In a sign of how desperate some Indians were to convert cash, a massive spike was seen in the number of railway ticket bookings after authorities said old bills could be used until midnight on November 11 to make reservations. Most of these were advance bookings made using old notes. Bookings can be cancelled at a later date with refunds paid out in new notes with only a small fee deducted.
Many arranged with taxi drivers for they could pay with old notes to pay for petrol or diesel. But how much they could save in these ways. The kind of a Marble wholesale dealer had a number of walls as high as four feet high walls of Rs 500 and Rs 1000 notes. Modi deserves thanks for getting such stacks of notes in general circulation.
The severe and disruptive restrictions imposed on moneys, which can be withdrawn from the accounts of citizens, added to the fact that ATMs across India are empty of cash for much of the day and often week, which goes contrary to the RBI Governor’s solemn assurance. The credibility and functional efficiency of the RBI is on the anvil.
Morarji Desai had undertaken a similar exercise nearly 40 years ago, in 1978. The problem is that in Desai’s time neither TV nor so many regional language dailies available. The long lines before every bank, locked-up empty ATMs with stories of misery and pain caused by the demonetisation fuelled anger this time, are now being repeatedly shown with stories of how the old fainted or died. The opposition parties are fanning the anger and the media most of which has been hostile to Modi, is creating more panic.
Even the Supreme Court warned of riots. It is unfortunate that if the Hon’ble Justices in their collective wisdom apprehended riots they could have discussed it with government and refrained from uttering such a dangerous development, which could give the anti-Modi elements ideas to engineer disorders all over the country. The very next day Congress workers marching in protest against demonetisation created a riot-like situation in Chandigarh and water cannons were used to disperse them.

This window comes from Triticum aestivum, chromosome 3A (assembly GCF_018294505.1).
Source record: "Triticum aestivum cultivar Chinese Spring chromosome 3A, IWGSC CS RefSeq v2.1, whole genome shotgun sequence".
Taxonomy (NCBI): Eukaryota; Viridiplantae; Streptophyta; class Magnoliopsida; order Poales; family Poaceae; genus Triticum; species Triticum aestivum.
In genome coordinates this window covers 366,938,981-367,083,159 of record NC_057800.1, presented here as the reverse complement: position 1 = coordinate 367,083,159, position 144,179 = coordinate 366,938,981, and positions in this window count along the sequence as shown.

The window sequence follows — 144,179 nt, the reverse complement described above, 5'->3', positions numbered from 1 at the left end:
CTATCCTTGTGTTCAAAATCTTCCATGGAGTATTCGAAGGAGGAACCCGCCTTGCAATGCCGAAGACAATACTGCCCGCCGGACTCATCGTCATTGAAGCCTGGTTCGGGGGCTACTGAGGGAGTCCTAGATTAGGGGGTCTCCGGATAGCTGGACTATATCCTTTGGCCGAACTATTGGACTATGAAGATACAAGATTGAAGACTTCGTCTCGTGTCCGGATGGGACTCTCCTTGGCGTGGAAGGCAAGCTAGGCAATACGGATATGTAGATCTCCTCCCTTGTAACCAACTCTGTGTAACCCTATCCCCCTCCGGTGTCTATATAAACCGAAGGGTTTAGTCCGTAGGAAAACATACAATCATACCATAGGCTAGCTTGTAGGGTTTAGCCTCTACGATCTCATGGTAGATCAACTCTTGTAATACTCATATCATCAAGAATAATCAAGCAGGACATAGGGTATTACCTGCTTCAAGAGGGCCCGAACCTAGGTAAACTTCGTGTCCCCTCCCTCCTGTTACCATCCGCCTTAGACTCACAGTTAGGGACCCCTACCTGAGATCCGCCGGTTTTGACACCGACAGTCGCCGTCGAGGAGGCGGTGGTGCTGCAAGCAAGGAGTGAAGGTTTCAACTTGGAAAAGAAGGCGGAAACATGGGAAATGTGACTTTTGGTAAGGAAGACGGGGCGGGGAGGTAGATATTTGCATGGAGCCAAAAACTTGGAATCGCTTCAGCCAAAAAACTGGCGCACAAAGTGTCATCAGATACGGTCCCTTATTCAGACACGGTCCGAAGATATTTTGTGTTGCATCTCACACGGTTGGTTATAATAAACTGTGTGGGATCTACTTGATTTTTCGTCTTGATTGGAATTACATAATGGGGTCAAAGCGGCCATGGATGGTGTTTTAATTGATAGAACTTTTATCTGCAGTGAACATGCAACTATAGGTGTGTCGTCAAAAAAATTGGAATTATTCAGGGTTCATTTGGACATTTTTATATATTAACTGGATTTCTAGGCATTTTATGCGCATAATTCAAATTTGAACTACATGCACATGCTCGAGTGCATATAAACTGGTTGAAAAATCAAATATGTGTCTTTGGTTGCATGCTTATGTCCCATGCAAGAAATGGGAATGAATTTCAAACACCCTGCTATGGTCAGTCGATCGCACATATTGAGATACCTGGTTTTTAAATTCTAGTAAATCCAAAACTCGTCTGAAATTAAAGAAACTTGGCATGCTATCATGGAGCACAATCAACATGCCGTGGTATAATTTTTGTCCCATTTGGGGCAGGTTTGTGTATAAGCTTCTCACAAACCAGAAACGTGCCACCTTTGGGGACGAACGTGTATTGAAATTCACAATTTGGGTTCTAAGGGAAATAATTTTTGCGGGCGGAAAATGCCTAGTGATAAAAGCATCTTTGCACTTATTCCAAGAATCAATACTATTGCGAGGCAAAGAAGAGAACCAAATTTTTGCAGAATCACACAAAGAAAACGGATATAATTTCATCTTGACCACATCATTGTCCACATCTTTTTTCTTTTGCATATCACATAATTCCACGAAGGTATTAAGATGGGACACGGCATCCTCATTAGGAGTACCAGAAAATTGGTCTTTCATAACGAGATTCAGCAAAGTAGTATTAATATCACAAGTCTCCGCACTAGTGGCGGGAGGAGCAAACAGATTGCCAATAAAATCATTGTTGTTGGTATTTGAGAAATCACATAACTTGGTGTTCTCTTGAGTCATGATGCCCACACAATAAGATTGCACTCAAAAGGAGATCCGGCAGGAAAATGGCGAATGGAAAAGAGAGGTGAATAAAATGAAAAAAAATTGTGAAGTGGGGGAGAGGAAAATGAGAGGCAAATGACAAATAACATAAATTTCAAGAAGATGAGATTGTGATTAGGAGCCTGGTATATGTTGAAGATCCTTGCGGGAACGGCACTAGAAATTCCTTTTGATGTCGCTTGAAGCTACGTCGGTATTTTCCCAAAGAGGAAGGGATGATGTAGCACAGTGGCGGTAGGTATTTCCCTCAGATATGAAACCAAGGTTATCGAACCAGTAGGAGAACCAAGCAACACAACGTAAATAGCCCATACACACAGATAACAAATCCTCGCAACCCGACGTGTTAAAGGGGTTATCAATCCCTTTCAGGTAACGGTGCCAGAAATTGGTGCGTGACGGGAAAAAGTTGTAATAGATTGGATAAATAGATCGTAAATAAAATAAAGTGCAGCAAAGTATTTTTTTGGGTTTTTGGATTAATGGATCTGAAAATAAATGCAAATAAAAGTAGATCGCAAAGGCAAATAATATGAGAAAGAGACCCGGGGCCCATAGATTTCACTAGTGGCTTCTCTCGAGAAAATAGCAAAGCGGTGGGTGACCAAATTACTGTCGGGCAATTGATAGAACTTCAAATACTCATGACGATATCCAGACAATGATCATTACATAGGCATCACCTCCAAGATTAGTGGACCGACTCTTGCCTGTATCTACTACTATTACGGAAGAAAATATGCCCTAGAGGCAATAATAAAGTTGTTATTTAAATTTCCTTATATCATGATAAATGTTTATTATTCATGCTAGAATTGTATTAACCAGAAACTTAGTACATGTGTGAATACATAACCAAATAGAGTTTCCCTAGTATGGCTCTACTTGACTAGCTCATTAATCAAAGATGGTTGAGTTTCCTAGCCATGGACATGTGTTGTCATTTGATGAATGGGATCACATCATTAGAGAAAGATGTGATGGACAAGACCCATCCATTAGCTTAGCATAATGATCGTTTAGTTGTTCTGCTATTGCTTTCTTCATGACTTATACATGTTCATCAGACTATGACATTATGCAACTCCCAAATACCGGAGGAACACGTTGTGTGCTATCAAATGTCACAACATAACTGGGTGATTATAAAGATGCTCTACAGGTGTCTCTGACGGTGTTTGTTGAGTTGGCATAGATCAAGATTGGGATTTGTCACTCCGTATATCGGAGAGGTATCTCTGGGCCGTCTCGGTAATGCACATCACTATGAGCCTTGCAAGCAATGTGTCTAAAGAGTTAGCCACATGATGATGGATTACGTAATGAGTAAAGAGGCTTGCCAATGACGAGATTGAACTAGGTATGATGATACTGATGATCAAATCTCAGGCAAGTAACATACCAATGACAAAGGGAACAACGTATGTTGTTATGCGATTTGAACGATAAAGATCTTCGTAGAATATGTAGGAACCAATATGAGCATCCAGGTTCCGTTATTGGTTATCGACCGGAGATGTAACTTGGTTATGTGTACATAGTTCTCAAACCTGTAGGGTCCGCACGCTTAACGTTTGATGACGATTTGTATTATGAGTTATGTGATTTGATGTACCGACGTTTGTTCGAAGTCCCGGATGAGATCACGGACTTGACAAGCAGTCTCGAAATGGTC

Politicisation of the measure was much expected but the hysterical reaction of a couple of politicos surprised most observers.
It is no surprise that Narenrda Modi’s ‘surgical strike’ on November 8 was instantly politicised and more than the usual din drowned all justifications. The fact that the traditional ruling party is now a rump and feels itchy on opposition benches and is in a constant state of anger at the devil that stole their divine right to rule, and the likes of Arvind Kejriwal and Mamta Bannerji tasting power, has compounded the problem.
Rahul Gandhi, Kejriwal, in fact all opposition leaders became overly conscious of the pain of the poor and demanded rollback of the demonetisation of Rs 500 and Rs 1000 notes. According to them, the justification that it was all done to ferret out hidden money not only from black markets and hoarders but from professionals like lawyers, doctors and contractors cannot over-ride the misery and pain caused to labourer, artisans and farmers.
Rahul, Arvind Kejriwal, Mayawati and Mamta were most vociferous in demanding immediate rollback. The astute and wily Mulayam Yadav only once asked that one week should be given, but he was not heeded and after that he did not join in the chorus for a rollback. He realised that criticising the demonetisation would give the impression that he is one of the hoarders. Nitish Kumar, however, supported Modi’s move wholeheartedly. Rahul too jumped off from the rollback wagon and demanded, justifiably that the hardship of the people must be redeemed. Mayawati is alleged to have asked her MLAs and MPs to collect funds by exchanging old notes or ask for new currency. The only ones left in the field screaming for rollback are Kejriwal and Mamta. Has anyone sympathy for them? Have they been able to convince that the measure is anti-poor?